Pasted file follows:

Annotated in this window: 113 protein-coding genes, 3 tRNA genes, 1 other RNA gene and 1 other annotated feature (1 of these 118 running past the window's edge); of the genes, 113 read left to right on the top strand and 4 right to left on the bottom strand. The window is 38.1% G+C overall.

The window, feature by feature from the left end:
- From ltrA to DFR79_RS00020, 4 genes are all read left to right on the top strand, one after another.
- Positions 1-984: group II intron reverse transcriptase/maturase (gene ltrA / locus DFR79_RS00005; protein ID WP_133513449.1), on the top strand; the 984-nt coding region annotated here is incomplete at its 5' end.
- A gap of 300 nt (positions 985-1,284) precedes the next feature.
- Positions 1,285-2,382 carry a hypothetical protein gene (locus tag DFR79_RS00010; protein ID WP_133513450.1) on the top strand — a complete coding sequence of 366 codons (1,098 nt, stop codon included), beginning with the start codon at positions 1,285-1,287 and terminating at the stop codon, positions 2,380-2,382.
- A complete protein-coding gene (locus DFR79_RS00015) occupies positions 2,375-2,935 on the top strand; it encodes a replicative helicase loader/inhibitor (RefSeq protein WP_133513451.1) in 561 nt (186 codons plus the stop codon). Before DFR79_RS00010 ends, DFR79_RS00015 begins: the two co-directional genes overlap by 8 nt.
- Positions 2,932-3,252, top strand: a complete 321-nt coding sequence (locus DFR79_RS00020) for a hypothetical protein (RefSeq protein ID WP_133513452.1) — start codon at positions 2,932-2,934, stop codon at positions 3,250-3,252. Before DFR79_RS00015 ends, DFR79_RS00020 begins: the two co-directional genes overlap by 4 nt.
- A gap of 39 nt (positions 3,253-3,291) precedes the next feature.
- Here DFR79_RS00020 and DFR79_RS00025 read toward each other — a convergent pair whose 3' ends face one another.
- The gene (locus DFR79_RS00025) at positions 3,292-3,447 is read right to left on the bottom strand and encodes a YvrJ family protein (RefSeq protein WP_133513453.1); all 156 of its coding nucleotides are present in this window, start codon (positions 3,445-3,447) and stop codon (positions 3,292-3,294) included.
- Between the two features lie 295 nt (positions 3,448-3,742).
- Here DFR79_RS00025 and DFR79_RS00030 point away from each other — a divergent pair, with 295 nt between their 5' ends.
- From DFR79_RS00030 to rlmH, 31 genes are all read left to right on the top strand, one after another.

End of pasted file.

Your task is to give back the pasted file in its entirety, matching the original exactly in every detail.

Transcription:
Annotated in this window: 113 protein-coding genes, 3 tRNA genes, 1 other RNA gene and 1 other annotated feature (1 of these 118 running past the window's edge); of the genes, 113 read left to right on the top strand and 4 right to left on the bottom strand. The window is 38.1% G+C overall.

The window, feature by feature from the left end:
- From ltrA to DFR79_RS00020, 4 genes are all read left to right on the top strand, one after another.
- Positions 1-984: group II intron reverse transcriptase/maturase (gene ltrA / locus DFR79_RS00005; protein ID WP_133513449.1), on the top strand; the 984-nt coding region annotated here is incomplete at its 5' end.
- A gap of 300 nt (positions 985-1,284) precedes the next feature.
- Positions 1,285-2,382 carry a hypothetical protein gene (locus tag DFR79_RS00010; protein ID WP_133513450.1) on the top strand — a complete coding sequence of 366 codons (1,098 nt, stop codon included), beginning with the start codon at positions 1,285-1,287 and terminating at the stop codon, positions 2,380-2,382.
- A complete protein-coding gene (locus DFR79_RS00015) occupies positions 2,375-2,935 on the top strand; it encodes a replicative helicase loader/inhibitor (RefSeq protein WP_133513451.1) in 561 nt (186 codons plus the stop codon). Before DFR79_RS00010 ends, DFR79_RS00015 begins: the two co-directional genes overlap by 8 nt.
- Positions 2,932-3,252, top strand: a complete 321-nt coding sequence (locus DFR79_RS00020) for a hypothetical protein (RefSeq protein ID WP_133513452.1) — start codon at positions 2,932-2,934, stop codon at positions 3,250-3,252. Before DFR79_RS00015 ends, DFR79_RS00020 begins: the two co-directional genes overlap by 4 nt.
- A gap of 39 nt (positions 3,253-3,291) precedes the next feature.
- Here DFR79_RS00020 and DFR79_RS00025 read toward each other — a convergent pair whose 3' ends face one another.
- The gene (locus DFR79_RS00025) at positions 3,292-3,447 is read right to left on the bottom strand and encodes a YvrJ family protein (RefSeq protein WP_133513453.1); all 156 of its coding nucleotides are present in this window, start codon (positions 3,445-3,447) and stop codon (positions 3,292-3,294) included.
- Between the two features lie 295 nt (positions 3,448-3,742).
- Here DFR79_RS00025 and DFR79_RS00030 point away from each other — a divergent pair, with 295 nt between their 5' ends.
- From DFR79_RS00030 to rlmH, 31 genes are all read left to right on the top strand, one after another.